Updated at 5:20 p.m. ET on 2022-01-13
Malaysia handed three suspected insurgents to Thailand this week, as Thai and rebel negotiators wrapped up their first in-person peace talks in nearly two years, officials in Thailand’s troubled Deep South said Thursday.
The handover was the first official transfer in about 25 years of prisoners associated with the separatist insurgency in Thailand’s southern border region, a military source indicated. The Malay-speaking insurgents have long been known to seek haven across the border.
“Authorities took custody of three suspected insurgents handed over from Malaysia on Wednesday,” Thailand’s Internal Security Operations Command (ISOC) said Thursday.
“The insurgents escaped after committing crimes in the Deep South and went into hiding in Malaysia, but were captured by Malaysia’s 6th Infantry Division at illicit routes near Durian Burung, Kedah State, on Dec. 25, 2021,” ISOC said in a statement.
The transfer at the Sadao border crossing in southern Songkhla province, on the Thai-Malaysia frontier, took place on day two of Malaysia-brokered talks between representatives of the Thai government and the Barisan Revolusi Nasional (BRN) rebel group at a hotel near Kuala Lumpur.
The three suspects had criminal records, Thai authorities said, describing them as members of RKK (Runda Kumpulan Kecil), a combat unit of BRN. They have been taken to a regional police office for further investigation, officials said.
On Thursday, people on both sides of the border insisted that the handover was not related to the peace talks.
“This issue is not linked to last night's peace talks,” said a Malaysian security source who spoke on condition of anonymity.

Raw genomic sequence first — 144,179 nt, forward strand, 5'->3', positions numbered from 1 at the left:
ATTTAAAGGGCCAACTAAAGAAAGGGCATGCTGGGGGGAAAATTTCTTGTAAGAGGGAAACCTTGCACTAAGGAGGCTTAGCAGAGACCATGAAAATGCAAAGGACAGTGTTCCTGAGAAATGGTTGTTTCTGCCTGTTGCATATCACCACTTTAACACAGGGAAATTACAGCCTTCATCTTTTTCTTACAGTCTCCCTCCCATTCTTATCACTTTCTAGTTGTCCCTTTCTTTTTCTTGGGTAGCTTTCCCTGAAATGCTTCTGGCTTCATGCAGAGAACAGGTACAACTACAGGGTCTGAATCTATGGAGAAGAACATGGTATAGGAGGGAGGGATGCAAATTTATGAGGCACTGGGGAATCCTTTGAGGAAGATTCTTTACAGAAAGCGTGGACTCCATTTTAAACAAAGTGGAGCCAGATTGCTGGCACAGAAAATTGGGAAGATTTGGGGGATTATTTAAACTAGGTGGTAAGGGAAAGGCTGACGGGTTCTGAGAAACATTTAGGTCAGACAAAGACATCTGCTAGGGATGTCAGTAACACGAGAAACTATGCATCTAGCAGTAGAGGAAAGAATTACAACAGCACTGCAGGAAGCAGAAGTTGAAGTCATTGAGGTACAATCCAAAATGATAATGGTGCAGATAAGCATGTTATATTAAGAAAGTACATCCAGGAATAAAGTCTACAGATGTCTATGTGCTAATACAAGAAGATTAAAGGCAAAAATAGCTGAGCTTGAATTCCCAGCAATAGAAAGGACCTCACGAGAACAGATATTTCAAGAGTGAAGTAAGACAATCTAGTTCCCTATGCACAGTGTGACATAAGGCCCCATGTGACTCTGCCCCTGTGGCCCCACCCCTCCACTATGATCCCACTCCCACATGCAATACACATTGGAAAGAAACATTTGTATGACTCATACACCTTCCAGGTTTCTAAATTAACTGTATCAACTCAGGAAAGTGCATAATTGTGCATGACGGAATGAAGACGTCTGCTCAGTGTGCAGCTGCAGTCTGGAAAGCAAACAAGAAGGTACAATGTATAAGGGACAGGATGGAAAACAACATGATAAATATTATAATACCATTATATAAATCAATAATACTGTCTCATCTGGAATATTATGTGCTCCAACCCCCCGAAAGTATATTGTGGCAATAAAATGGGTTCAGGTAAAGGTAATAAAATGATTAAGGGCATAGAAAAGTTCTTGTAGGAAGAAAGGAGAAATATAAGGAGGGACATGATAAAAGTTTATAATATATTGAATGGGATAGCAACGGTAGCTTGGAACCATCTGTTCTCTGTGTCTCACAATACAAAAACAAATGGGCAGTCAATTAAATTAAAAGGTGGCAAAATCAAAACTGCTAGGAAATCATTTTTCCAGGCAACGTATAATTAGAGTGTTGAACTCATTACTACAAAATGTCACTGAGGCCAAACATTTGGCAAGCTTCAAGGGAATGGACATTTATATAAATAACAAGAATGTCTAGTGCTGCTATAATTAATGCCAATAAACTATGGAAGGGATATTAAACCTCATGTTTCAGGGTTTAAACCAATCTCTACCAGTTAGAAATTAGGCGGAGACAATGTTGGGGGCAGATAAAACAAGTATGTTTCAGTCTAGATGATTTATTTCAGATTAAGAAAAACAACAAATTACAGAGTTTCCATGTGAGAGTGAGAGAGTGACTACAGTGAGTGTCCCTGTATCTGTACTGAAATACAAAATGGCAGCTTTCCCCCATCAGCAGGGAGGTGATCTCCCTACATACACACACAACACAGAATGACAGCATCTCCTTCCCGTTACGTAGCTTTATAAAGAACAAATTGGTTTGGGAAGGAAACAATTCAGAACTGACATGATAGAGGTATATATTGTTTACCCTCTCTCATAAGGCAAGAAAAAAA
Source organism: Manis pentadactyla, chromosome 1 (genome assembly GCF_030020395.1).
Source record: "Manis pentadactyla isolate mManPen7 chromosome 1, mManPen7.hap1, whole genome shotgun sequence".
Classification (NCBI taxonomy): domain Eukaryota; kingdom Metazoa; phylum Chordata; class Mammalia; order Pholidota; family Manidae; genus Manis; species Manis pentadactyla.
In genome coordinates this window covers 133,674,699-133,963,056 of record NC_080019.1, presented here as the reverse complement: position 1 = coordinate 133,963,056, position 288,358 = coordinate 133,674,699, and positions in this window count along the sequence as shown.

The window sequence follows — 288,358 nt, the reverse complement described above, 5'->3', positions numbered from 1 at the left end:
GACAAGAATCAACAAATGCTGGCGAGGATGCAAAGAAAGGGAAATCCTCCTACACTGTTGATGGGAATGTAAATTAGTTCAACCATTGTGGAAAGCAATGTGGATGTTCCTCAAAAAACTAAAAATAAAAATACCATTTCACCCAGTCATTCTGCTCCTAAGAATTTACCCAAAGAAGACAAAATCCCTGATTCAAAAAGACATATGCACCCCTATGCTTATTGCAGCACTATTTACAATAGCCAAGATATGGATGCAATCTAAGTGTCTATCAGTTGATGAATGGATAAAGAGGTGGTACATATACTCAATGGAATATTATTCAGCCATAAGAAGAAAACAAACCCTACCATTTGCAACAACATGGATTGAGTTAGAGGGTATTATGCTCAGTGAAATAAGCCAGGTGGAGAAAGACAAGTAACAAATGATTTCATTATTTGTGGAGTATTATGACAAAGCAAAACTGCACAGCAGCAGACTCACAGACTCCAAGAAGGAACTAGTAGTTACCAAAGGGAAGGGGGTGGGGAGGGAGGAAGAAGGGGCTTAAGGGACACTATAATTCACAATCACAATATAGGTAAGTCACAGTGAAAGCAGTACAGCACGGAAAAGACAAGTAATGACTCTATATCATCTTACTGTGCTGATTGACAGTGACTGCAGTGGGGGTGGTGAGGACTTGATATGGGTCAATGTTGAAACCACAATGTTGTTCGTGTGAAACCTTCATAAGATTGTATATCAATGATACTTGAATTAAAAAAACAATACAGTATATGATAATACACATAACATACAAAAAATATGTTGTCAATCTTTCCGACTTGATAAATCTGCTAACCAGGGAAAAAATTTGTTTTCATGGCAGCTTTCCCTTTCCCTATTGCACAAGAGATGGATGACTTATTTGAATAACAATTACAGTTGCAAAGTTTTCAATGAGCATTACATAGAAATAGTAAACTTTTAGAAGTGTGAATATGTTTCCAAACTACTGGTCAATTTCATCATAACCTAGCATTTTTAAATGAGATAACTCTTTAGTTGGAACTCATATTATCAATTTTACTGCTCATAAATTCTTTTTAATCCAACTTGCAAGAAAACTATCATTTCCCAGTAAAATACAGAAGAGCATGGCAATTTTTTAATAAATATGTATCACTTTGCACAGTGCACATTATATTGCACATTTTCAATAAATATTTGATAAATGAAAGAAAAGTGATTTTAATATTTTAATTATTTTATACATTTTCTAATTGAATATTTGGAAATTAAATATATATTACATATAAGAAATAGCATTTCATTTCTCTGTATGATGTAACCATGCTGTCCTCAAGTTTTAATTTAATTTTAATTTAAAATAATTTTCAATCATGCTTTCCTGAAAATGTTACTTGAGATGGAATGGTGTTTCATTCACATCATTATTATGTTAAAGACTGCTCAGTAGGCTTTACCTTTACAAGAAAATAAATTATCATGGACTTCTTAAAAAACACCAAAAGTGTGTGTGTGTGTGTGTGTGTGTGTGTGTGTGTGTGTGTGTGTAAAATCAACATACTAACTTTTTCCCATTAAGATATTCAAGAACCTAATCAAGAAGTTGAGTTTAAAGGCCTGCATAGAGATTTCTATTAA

“We don’t have any indication if the handover of the three was linked to the peace talks, or that the trio was opposed to the talks,” said Artef Sohko, president of The Patani, a civil society group based in Southern Thailand.
It is rare for Malaysia to extradite Deep South insurgents, said a Thai military source who requested anonymity because he was not authorized to speak to reporters.
The last time Malaysia handed over suspected insurgents – three key leaders of the PULO rebel group – was in 1997, according to the source.
Outcome of talks
During their talks the two negotiating teams agreed to form a “joint working group” to discuss a peaceful and inclusive political solution to the decades-old insurgency, according to the BRN.
“Patani has always supported the peace negotiation process with the hope that peace will return to the land of Patani,” Anas Abdulrahman, also known as Hipni Mareh, who led the BRN delegation, told a news conference near Kuala Lumpur on Thursday.
The BRN, a highly secretive organization, is the largest of armed groups waging a decades-old insurgency in the mainly Muslim and Malay-speaking Thai Deep South, and many BRN members and sympathizers are believed to be living on the Malaysian side of the border.
The two parties “agreed to form a Joint Working Group between BRN and the Thai government,” Abdulrahman told reporters.